Monsoon hits Kerala early; what could it really mean?
The southwest monsoon, which is the first advent of the monsoons in India, hit the coast of Kerala on 29th May, nearly 3 days ahead of the median schedule. Normally, the monsoons hit the Kerala coast around the 01st of June after which the winds go inland and hit the coast of Mumbai and other areas within a week.
The monsoon hitting the Kerala coast early means that the rains should move up North also much earlier than previous years.
According to the India Meteorological Department (IMD) statement, all the conditions that enable to call it the advent of monsoons had been satisfied. In fact, IMD had already given its forecast that monsoons would hit the coast of Kerala earlier than expected due to the intense heat wave that had swept across large swathes of India. In the case of Kharif cropping, it is not just the time arrival but also the spread that matters a lot.
If the movement of the monsoons is as per the forecast of the IMD, then this will mark the fourth consecutive normal monsoon in India. Normal monsoon is defined in terms of the range of rainfall expected based on the long period average (LPA).
If the rainfall is expected to be between 96% of the LPA and 104% of the LPA, then it is defined as normal rainfall. Outside the range, it would be excess rainfall or a drought like situation.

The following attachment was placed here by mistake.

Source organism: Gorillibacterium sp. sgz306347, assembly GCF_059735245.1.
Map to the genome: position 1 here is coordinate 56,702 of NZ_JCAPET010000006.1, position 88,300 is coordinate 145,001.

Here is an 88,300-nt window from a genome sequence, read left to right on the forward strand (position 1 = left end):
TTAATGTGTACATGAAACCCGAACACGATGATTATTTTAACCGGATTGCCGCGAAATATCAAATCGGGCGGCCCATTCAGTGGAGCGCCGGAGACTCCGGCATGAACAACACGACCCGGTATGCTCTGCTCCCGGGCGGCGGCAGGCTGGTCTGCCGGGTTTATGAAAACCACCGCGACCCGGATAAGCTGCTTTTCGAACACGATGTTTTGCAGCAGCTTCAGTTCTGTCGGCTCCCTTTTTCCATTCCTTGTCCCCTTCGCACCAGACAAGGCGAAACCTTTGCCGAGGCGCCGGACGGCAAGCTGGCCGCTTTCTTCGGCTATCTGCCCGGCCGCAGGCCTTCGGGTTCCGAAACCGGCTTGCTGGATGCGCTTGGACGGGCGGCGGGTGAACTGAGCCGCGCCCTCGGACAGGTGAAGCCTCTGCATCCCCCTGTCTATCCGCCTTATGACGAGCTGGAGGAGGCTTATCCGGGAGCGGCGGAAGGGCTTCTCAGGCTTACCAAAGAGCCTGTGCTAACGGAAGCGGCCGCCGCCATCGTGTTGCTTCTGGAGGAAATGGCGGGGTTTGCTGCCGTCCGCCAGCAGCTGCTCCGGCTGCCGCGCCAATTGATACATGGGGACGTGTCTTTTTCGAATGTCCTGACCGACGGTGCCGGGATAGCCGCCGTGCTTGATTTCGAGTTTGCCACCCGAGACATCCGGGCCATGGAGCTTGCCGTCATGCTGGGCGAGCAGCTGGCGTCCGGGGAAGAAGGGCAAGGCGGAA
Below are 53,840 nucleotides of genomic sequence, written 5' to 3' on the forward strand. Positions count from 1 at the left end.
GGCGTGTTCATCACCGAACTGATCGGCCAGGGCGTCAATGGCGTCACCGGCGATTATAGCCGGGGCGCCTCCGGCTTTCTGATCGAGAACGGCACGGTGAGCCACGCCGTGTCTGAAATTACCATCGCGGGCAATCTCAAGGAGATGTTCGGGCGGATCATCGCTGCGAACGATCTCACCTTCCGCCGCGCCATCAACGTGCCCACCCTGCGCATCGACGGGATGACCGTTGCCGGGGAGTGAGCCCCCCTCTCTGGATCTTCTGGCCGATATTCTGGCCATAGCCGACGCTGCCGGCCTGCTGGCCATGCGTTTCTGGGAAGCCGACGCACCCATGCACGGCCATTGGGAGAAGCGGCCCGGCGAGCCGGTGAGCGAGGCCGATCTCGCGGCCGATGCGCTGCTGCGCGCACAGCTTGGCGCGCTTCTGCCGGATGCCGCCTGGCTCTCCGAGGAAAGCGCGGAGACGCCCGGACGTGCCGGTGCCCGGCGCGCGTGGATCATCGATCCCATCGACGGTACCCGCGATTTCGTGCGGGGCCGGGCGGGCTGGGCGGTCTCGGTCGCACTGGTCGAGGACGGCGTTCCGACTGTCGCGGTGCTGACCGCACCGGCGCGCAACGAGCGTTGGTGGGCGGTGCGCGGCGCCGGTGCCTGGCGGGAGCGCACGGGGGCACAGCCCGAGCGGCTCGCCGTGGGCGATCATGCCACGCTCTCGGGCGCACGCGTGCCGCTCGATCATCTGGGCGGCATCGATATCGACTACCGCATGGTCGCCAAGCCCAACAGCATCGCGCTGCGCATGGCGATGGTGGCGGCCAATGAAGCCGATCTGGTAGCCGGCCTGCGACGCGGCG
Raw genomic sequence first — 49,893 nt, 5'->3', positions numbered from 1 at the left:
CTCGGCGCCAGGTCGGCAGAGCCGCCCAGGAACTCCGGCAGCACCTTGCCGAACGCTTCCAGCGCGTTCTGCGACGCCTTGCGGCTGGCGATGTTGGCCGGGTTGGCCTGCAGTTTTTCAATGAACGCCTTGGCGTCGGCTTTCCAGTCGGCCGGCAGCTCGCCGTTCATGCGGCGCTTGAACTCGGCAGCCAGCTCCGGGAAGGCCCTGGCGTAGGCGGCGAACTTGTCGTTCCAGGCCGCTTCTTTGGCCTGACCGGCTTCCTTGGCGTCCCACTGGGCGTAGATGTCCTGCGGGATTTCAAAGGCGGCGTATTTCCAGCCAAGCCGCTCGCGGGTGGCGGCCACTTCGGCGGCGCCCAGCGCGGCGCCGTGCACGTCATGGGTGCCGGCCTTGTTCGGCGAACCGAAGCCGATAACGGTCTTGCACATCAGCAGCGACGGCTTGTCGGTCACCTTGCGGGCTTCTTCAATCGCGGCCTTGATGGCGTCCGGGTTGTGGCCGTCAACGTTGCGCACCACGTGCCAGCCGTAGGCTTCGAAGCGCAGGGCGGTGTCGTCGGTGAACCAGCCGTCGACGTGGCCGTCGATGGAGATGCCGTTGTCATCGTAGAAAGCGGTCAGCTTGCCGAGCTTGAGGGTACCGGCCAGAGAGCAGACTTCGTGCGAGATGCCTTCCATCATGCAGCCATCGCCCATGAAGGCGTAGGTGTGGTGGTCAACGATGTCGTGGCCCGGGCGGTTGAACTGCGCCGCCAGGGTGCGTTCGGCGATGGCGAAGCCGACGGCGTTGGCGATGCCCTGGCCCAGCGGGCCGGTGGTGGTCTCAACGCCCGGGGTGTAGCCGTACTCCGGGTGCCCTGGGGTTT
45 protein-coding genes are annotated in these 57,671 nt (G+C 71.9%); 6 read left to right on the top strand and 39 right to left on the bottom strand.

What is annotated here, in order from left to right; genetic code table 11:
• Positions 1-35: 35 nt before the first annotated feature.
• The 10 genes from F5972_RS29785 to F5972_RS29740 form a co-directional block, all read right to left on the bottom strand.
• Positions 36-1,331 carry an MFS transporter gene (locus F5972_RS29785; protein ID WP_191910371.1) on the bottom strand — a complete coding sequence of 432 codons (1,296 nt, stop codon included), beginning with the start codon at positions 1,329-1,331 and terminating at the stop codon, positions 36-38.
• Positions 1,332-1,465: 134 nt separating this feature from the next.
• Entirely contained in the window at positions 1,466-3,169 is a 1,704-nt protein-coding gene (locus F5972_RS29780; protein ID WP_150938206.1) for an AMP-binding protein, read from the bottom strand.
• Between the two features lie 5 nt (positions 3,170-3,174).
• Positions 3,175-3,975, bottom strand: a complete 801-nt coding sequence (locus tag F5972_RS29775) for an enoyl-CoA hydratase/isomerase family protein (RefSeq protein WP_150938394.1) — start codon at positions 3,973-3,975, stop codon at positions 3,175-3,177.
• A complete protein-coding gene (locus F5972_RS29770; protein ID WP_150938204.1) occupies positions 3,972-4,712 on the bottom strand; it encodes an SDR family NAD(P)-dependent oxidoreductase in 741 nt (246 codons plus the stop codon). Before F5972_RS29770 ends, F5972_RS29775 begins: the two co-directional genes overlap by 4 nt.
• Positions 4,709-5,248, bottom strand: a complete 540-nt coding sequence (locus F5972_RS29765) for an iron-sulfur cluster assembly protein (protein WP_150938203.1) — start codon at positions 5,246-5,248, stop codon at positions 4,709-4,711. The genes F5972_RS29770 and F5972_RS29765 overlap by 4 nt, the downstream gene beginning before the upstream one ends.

For India, the monsoons have a special place as the Kharif output is largely dependent on the monsoons. Even today, around 50% of the total cultivable land in India still depends on monsoon rains. More importantly, good rainfall helps to replenish ground water levels and reservoirs.
The latter is very important to ensure that there is enough water available to irrigate the lands during the Rabi season, which is the winter sowing season.
Some of the most popular Kharif crops in India include paddy (rice), pulses, oilseeds and coarse cereals. Normally, the sowing commences along with the rains and are expected to move gradually towards the rest of the country over next four weeks.
Delays in rains mean that the sowing season gets impacted and hence the final output gets negatively hit. IMD normally decides on normality of rainfall based on consistency in a defined geography, intensity, cloudiness and wind speed.
IMD has predicted rainfall in 2022 at 99% of LPA, which can be defined as normal rainfall. According to IMD, the conditions are amenable to further advance of southwest monsoon into remaining parts of Kerala as well as to other states like Tamil Nadu, Karnataka and also to some parts of Bay of Bengal during this period. As a result, it is expected that food grain production in 2022 would increase by 1.2% over last year.
A solid Kharif output is also essential for taming food inflation, which has surged in the last few months by more than 600 basis points.
From that perspective, at least, the timely arrival of the monsoons is a big morale booster for the Indian economy. Of course, the spread and intensity are still X-factors and will manifest over the next couple of months.
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DisclaimerInvestment/Trading is subject to market risk, past performance doesn’t guarantee future performance. The risk of trading/investment loss in securities markets can be substantial. Also, the above report is compiled from data available on public platforms.
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